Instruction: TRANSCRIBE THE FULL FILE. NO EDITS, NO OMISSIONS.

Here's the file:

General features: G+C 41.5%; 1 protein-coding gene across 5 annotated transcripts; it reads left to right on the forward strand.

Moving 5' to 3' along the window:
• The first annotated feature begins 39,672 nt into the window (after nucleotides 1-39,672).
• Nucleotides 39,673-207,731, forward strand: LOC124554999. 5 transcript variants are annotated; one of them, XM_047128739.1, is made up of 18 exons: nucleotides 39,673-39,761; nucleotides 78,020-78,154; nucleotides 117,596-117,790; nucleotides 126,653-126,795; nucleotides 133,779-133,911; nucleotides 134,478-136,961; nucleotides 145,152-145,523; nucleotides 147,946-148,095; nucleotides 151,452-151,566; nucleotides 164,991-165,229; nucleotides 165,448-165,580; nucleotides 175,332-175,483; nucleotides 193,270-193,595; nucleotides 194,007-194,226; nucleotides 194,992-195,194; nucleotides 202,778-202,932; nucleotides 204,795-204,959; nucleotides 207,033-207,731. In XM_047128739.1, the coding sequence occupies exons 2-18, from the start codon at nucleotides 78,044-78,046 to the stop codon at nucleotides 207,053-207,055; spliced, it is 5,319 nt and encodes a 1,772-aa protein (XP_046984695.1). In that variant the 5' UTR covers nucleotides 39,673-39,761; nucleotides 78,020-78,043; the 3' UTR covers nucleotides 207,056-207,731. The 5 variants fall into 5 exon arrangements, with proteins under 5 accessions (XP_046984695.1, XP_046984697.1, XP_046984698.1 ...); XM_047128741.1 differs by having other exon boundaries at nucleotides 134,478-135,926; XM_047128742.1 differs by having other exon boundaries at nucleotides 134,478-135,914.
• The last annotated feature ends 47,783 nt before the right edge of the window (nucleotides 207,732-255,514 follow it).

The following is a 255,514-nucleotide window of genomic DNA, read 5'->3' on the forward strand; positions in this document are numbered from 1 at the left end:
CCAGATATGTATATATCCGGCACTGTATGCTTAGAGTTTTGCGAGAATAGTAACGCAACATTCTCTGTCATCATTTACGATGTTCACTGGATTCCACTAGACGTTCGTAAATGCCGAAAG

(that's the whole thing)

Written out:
General features: G+C 41.5%; 1 protein-coding gene across 5 annotated transcripts; it reads left to right on the forward strand.

Moving 5' to 3' along the window:
• The first annotated feature begins 39,672 nt into the window (after nucleotides 1-39,672).
• Nucleotides 39,673-207,731, forward strand: LOC124554999. 5 transcript variants are annotated; one of them, XM_047128739.1, is made up of 18 exons: nucleotides 39,673-39,761; nucleotides 78,020-78,154; nucleotides 117,596-117,790; nucleotides 126,653-126,795; nucleotides 133,779-133,911; nucleotides 134,478-136,961; nucleotides 145,152-145,523; nucleotides 147,946-148,095; nucleotides 151,452-151,566; nucleotides 164,991-165,229; nucleotides 165,448-165,580; nucleotides 175,332-175,483; nucleotides 193,270-193,595; nucleotides 194,007-194,226; nucleotides 194,992-195,194; nucleotides 202,778-202,932; nucleotides 204,795-204,959; nucleotides 207,033-207,731. In XM_047128739.1, the coding sequence occupies exons 2-18, from the start codon at nucleotides 78,044-78,046 to the stop codon at nucleotides 207,053-207,055; spliced, it is 5,319 nt and encodes a 1,772-aa protein (XP_046984695.1). In that variant the 5' UTR covers nucleotides 39,673-39,761; nucleotides 78,020-78,043; the 3' UTR covers nucleotides 207,056-207,731. The 5 variants fall into 5 exon arrangements, with proteins under 5 accessions (XP_046984695.1, XP_046984697.1, XP_046984698.1 ...); XM_047128741.1 differs by having other exon boundaries at nucleotides 134,478-135,926; XM_047128742.1 differs by having other exon boundaries at nucleotides 134,478-135,914.
• The last annotated feature ends 47,783 nt before the right edge of the window (nucleotides 207,732-255,514 follow it).

The following is a 255,514-nucleotide window of genomic DNA, read 5'->3' on the forward strand; positions in this document are numbered from 1 at the left end:
CCAGATATGTATATATCCGGCACTGTATGCTTAGAGTTTTGCGAGAATAGTAACGCAACATTCTCTGTCATCATTTACGATGTTCACTGGATTCCACTAGACGTTCGTAAATGCCGAAAG